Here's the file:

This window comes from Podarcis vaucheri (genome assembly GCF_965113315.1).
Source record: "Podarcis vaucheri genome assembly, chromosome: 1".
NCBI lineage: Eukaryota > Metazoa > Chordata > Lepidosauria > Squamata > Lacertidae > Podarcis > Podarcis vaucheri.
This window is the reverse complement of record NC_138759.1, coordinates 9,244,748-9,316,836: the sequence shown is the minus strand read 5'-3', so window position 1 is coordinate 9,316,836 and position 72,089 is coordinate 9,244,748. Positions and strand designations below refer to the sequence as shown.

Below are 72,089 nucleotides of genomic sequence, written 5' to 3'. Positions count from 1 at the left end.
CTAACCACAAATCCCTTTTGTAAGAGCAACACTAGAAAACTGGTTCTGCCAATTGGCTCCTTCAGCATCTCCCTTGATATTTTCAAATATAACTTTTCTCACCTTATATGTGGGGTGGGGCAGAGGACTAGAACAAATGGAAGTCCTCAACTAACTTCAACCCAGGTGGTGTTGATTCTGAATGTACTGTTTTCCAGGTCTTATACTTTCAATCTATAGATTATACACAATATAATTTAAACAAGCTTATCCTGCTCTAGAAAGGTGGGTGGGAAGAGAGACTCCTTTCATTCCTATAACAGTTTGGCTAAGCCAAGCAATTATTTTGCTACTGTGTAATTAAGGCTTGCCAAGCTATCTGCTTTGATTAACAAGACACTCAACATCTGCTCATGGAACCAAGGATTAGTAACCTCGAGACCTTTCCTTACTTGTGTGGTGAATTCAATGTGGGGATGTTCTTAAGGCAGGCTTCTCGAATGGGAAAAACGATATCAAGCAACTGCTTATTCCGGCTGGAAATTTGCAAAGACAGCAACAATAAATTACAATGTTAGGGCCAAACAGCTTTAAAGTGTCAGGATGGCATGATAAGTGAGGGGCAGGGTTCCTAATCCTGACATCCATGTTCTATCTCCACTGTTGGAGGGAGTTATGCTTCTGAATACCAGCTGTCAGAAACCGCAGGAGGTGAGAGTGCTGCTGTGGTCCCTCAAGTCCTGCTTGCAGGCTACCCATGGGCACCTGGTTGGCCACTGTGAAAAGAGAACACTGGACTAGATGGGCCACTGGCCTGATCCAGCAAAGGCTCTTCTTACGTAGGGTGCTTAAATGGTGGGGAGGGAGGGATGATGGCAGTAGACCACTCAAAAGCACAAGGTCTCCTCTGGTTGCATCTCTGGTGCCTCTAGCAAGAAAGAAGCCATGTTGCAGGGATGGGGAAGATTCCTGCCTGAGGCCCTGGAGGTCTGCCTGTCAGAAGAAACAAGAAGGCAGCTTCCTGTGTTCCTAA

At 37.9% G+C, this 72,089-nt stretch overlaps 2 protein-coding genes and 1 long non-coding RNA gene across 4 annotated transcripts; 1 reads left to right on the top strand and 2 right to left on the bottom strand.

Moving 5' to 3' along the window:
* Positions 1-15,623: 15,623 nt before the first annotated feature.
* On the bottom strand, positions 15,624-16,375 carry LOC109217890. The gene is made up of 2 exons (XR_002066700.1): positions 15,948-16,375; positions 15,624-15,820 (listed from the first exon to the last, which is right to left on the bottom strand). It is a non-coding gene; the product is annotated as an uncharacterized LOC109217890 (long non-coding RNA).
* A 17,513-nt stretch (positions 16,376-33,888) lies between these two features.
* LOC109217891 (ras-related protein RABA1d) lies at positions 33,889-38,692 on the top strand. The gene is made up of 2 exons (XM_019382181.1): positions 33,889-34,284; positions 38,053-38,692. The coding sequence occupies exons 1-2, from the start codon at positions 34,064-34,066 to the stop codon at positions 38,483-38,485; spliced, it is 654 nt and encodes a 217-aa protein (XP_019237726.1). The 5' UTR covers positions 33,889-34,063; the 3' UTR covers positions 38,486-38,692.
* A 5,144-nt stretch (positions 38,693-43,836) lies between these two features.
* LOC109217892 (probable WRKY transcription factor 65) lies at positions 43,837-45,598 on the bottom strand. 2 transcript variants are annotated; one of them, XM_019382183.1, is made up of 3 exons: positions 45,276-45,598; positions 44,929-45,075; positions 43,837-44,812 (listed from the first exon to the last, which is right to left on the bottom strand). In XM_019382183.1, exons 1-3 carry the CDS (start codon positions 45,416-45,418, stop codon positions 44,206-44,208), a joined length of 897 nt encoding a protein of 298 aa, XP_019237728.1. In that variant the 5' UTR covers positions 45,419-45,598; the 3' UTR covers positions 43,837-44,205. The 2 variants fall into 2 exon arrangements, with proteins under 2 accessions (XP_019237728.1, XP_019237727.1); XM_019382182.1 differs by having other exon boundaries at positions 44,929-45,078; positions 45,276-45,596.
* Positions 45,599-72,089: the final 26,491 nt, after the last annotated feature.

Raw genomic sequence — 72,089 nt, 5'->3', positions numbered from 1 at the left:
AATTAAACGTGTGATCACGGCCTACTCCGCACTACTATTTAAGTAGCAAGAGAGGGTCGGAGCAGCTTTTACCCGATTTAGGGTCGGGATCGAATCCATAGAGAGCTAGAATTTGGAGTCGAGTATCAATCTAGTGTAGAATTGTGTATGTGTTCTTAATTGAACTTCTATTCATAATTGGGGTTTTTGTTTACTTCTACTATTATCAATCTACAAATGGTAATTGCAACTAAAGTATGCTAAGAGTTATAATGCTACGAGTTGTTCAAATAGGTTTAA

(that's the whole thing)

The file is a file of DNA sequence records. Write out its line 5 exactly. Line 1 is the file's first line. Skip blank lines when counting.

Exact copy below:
Below are 72,089 nucleotides of genomic sequence, written 5' to 3'. Positions count from 1 at the left end.